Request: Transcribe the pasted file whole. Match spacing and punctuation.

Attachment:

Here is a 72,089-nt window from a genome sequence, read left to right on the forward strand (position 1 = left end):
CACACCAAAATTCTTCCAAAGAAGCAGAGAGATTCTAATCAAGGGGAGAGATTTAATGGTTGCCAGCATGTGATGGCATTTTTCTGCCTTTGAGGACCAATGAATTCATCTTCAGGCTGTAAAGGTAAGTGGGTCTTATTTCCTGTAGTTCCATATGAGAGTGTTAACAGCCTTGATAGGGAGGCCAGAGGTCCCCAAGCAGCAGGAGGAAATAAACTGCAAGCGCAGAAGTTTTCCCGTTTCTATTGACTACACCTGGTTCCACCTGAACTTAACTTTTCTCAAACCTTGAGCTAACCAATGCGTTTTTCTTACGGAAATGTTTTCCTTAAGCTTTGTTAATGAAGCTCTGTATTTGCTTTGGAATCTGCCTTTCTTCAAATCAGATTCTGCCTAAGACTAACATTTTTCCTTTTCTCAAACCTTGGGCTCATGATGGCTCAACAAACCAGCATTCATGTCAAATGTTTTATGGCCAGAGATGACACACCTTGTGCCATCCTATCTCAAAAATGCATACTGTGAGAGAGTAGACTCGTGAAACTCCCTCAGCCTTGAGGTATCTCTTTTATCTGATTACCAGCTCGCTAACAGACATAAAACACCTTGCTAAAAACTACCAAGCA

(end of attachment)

Here is a 72,089-nt window from a genome sequence, read left to right on the forward strand (position 1 = left end):
CACACCAAAATTCTTCCAAAGAAGCAGAGAGATTCTAATCAAGGGGAGAGATTTAATGGTTGCCAGCATGTGATGGCATTTTTCTGCCTTTGAGGACCAATGAATTCATCTTCAGGCTGTAAAGGTAAGTGGGTCTTATTTCCTGTAGTTCCATATGAGAGTGTTAACAGCCTTGATAGGGAGGCCAGAGGTCCCCAAGCAGCAGGAGGAAATAAACTGCAAGCGCAGAAGTTTTCCCGTTTCTATTGACTACACCTGGTTCCACCTGAACTTAACTTTTCTCAAACCTTGAGCTAACCAATGCGTTTTTCTTACGGAAATGTTTTCCTTAAGCTTTGTTAATGAAGCTCTGTATTTGCTTTGGAATCTGCCTTTCTTCAAATCAGATTCTGCCTAAGACTAACATTTTTCCTTTTCTCAAACCTTGGGCTCATGATGGCTCAACAAACCAGCATTCATGTCAAATGTTTTATGGCCAGAGATGACACACCTTGTGCCATCCTATCTCAAAAATGCATACTGTGAGAGAGTAGACTCGTGAAACTCCCTCAGCCTTGAGGTATCTCTTTTATCTGATTACCAGCTCGCTAACAGACATAAAACACCTTGCTAAAAACTACCAAGCA